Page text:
A pandemic could be a tipping point for a technology we’ve been promised for nearly a decade.
China’s use of drones and robots in its fight to contain Covid-19 is now well publicised, with medical authorities and security forces employing autonomous agents to limit human contact and so the spread of the virus.
However, e-commerce companies and other technology firms have been talking about the promise of commercial drone services for some years now, where drones can deliver prepared food, groceries, medicine and other online purchases directly to the consumer in a matter of minutes.
In reality, while the technology is largely ready, commercial drone delivery – a new market that, according to Markets and Markets, could be worth more than $27 billion (Dh99bn) by 2030 — has long been held up by lack of government policy and regulation. Could the demands of fighting Covid-19 actually fast-track the introduction of drones to the masses?
The benefits of drone delivery have already been clearly demonstrated by China’s response to the coronavirus emergency. In an effort to both increase the speed of medical deliveries and remove unnecessary human contact, drones have been used widely in the country’s virus-stricken provinces.
Chinese firms, such as e-commerce giant JD.com, drone delivery start-up Antwork, drone maker MicroMultiCopter and China’s largest private courier company SF Express, have all deployed drones to help deliver medical supplies and transport medical samples for analysis. By using drones, healthcare authorities are assured of faster and “contactless delivery”.
China has also used drones fitted with thermal cameras to scan crowds and identify those that may be in need of medical treatment; drones have been carrying sanitisers to spray densely populated communities; and police security drones have reminded city pedestrians to wear protective face masks. Chinese drone manufacturer DJI mounted loudspeakers on its drones to help police disperse crowds in public places.
Predictably, China’s use of drones has also sparked new concerns about electronic surveillance and infringements on human rights from private tech companies.
However, for those watching the development of drone delivery services, it appears the vast majority of drone usage during China’s health emergency has been state-sponsored and limited in scope. Although drones have been used for emergency food delivery by government authorities, commercial services haven’t moved beyond pilot projects.
Food and shopping delivery trials have been conducted by AntWork, Alibaba, JD.com and others, but, despite the new public demand for contactless delivery, no fully commercial services have yet been rolled out. Delivery app Meituan Dianping began delivering grocery orders in China using autonomous vehicles last month, as part of a contactless delivery initiative, but has not yet been able to launch its planned drone delivery service.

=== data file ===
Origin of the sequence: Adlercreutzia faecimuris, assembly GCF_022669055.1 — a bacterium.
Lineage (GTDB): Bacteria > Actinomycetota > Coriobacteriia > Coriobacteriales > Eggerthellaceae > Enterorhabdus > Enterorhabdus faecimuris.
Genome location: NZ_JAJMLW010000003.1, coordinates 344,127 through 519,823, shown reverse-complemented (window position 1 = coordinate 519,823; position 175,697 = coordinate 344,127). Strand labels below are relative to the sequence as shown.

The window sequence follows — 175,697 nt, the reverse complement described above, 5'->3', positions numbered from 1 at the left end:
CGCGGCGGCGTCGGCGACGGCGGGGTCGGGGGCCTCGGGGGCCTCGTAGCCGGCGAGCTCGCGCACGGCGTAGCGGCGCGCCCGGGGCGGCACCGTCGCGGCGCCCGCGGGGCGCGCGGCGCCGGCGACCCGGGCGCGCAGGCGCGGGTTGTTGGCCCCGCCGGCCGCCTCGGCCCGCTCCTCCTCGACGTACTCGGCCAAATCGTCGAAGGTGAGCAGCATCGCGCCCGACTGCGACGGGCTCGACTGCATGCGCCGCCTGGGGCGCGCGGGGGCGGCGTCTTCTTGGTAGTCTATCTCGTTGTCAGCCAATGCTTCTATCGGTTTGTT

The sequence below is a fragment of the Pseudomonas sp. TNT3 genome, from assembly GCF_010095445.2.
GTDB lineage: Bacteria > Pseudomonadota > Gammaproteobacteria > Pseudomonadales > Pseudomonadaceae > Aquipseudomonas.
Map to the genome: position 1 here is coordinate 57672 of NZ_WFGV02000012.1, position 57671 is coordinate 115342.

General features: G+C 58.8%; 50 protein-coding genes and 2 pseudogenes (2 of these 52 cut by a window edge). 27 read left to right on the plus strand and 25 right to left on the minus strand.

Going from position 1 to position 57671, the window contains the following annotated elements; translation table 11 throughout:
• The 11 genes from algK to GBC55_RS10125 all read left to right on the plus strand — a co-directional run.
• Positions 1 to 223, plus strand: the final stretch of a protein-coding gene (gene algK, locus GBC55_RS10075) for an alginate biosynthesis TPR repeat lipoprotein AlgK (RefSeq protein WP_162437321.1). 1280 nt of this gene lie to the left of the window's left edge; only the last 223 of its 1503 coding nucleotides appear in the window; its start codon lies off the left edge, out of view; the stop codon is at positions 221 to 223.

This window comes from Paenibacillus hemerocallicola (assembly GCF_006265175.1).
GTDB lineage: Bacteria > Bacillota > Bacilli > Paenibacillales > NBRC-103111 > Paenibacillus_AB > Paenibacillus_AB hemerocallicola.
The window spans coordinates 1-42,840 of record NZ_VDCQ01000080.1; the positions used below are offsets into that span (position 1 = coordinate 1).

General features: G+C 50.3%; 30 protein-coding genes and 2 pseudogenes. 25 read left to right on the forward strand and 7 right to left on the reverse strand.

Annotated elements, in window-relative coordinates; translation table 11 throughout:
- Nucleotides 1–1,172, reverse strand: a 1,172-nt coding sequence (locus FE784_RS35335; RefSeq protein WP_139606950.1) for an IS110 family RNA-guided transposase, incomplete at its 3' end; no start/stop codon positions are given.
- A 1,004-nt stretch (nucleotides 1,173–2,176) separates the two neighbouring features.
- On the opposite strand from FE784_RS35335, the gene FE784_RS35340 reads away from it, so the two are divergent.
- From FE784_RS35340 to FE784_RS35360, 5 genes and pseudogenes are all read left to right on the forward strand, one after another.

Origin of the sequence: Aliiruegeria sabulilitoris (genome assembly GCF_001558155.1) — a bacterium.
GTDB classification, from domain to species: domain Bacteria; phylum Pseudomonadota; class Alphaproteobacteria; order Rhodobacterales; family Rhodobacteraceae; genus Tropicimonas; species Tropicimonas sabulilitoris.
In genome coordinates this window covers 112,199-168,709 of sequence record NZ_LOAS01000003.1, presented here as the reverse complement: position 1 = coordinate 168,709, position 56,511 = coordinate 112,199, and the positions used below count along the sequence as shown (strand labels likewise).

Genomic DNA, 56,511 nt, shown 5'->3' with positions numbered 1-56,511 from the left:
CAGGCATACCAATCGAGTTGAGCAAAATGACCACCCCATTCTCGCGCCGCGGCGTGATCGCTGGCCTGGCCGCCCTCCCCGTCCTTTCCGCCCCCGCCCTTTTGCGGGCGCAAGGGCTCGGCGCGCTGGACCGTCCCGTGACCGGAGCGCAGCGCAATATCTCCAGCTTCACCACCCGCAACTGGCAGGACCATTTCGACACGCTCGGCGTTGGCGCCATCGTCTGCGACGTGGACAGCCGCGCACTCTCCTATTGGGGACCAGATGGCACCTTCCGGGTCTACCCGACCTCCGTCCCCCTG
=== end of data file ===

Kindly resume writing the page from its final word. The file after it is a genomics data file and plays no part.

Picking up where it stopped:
Elsewhere in the world, drone delivery trials have been taking place for years. Amazon began talking about plans for e-commerce deliveries using unmanned aerial vehicles (UAVs) in 2013 and launched its Prime Air aerial delivery system brand in 2016, making its first drone delivery to a customer in the city of Cambridge, England. However, despite announcements over the past year that Prime Air would be ready to begin commercial services in the UK within a matter of months, no service has been rolled out yet.
Irish drone delivery firm Manna plans to launch a new food delivery pilot this month, servicing a suburb of about 30,000 South Dublin residents. American ice cream brand Ben & Jerry’s, UK food delivery firm Just Eat, and Irish restaurant chain Camile Thai have all signed up to take part in the pilot project.
Meanwhile, Alphabet-owned Wing, which last year became the first Federal Aviation Administration certified air carrier, has been testing drone delivery more extensively in Australia, Finland and the US, completing over 80,000 flights. Since then, logistics giant UPS has also received US government approval to operate a drone carrier in preparation for making commercial, medical and industrial deliveries.
As governments across the globe look for ways to prevent the spread of a new highly contagious virus, fast-tracking contactless delivery options seems to make enormous sense. Contactless deliveries of all kinds could prove to be a vital tool to limit exposure to infected individuals, deliver essential medicine and food to high-risk locations and allow people to self-isolate, while still being able to get their groceries.
No doubt, logistics and e-commerce industries are hoping the coronavirus crisis brings more government focus to solving these regulatory obstacles.
This story was first published in The National.
by Carrington Malin
Carrington Malin is a UAE-based marketing and communications professional, consultant, entrepreneur and writer with many years experience of building brands, driving growth and leading high-performance teams. He has worked with a wide range of high-growth, technology and tech-driven ventures across ecommerce, consumer products, digital services, B2B, media, software, hardware and other sectors. These days he focuses mainly on emerging technology ventures related to artificial intelligence (AI), augmented reality (AR) / virtual reality (VR), blockchain, drones, Internet of Things (IoT), robotics and smart cities.